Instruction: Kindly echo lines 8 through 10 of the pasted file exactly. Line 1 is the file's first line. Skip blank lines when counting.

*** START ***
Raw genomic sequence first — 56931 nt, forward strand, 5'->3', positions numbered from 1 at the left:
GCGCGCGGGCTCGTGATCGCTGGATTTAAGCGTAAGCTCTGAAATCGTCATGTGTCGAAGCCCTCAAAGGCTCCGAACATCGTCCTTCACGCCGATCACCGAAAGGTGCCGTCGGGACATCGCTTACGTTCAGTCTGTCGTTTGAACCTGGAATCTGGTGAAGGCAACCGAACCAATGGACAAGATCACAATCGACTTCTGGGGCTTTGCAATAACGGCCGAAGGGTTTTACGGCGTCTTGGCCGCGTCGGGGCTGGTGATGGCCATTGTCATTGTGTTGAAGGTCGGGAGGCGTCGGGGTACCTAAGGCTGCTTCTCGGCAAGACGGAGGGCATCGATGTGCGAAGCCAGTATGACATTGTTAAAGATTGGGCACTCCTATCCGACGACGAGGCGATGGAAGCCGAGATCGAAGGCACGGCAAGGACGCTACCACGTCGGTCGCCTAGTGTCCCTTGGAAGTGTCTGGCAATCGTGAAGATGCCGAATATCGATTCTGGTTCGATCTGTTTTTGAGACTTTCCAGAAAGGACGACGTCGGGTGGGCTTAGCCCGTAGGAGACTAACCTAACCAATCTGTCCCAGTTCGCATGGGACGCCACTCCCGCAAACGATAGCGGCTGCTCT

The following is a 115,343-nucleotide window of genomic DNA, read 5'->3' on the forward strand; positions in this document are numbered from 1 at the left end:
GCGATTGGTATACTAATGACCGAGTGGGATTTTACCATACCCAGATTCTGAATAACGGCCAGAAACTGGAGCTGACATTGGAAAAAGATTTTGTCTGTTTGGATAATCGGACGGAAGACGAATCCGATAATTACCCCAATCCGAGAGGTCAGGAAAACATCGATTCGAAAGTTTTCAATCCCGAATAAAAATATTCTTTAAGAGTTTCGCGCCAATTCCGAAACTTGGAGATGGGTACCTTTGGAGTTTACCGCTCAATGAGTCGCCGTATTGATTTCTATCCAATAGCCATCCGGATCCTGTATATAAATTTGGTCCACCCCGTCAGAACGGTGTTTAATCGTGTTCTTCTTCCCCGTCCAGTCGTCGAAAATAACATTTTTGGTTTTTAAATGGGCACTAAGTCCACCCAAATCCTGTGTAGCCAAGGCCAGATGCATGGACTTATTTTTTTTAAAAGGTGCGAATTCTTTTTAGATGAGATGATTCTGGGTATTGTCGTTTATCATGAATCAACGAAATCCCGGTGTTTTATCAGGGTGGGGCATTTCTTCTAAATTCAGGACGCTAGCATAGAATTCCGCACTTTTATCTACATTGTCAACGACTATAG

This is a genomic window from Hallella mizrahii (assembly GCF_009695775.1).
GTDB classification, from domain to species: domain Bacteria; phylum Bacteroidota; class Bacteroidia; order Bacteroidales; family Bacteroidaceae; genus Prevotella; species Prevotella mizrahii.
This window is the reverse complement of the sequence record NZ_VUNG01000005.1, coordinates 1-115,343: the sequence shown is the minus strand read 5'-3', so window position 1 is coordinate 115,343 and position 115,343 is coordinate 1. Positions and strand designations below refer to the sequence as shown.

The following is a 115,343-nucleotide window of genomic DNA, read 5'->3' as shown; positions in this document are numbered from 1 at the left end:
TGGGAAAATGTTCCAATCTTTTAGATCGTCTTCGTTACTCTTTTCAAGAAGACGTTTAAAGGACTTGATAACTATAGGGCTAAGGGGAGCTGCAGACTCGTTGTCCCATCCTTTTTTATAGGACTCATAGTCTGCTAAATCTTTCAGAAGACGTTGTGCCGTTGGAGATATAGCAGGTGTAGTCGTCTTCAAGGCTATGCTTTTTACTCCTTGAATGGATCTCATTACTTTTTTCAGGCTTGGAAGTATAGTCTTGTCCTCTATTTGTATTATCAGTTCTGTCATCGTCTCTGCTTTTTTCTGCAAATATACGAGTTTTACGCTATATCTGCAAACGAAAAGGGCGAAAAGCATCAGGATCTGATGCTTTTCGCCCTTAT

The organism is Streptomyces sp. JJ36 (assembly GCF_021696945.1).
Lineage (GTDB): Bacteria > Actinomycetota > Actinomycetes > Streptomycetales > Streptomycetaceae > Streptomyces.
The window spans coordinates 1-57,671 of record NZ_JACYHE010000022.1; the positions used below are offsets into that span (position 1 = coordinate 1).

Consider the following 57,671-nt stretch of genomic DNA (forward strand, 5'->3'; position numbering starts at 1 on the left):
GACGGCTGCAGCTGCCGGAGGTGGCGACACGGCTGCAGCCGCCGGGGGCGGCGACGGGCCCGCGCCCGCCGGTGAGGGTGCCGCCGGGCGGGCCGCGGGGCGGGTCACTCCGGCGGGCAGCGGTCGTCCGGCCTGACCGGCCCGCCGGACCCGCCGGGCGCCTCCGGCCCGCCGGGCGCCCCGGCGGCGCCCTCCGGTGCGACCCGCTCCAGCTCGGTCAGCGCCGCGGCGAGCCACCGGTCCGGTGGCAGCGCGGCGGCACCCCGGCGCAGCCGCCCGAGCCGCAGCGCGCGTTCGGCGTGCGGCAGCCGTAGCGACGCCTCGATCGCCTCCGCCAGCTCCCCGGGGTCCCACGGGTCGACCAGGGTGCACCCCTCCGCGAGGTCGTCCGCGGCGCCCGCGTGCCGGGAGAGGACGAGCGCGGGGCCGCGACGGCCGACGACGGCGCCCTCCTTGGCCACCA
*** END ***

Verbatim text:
The following is a 115,343-nucleotide window of genomic DNA, read 5'->3' as shown; positions in this document are numbered from 1 at the left end:
TGGGAAAATGTTCCAATCTTTTAGATCGTCTTCGTTACTCTTTTCAAGAAGACGTTTAAAGGACTTGATAACTATAGGGCTAAGGGGAGCTGCAGACTCGTTGTCCCATCCTTTTTTATAGGACTCATAGTCTGCTAAATCTTTCAGAAGACGTTGTGCCGTTGGAGATATAGCAGGTGTAGTCGTCTTCAAGGCTATGCTTTTTACTCCTTGAATGGATCTCATTACTTTTTTCAGGCTTGGAAGTATAGTCTTGTCCTCTATTTGTATTATCAGTTCTGTCATCGTCTCTGCTTTTTTCTGCAAATATACGAGTTTTACGCTATATCTGCAAACGAAAAGGGCGAAAAGCATCAGGATCTGATGCTTTTCGCCCTTAT

The organism is Streptomyces sp. JJ36 (assembly GCF_021696945.1).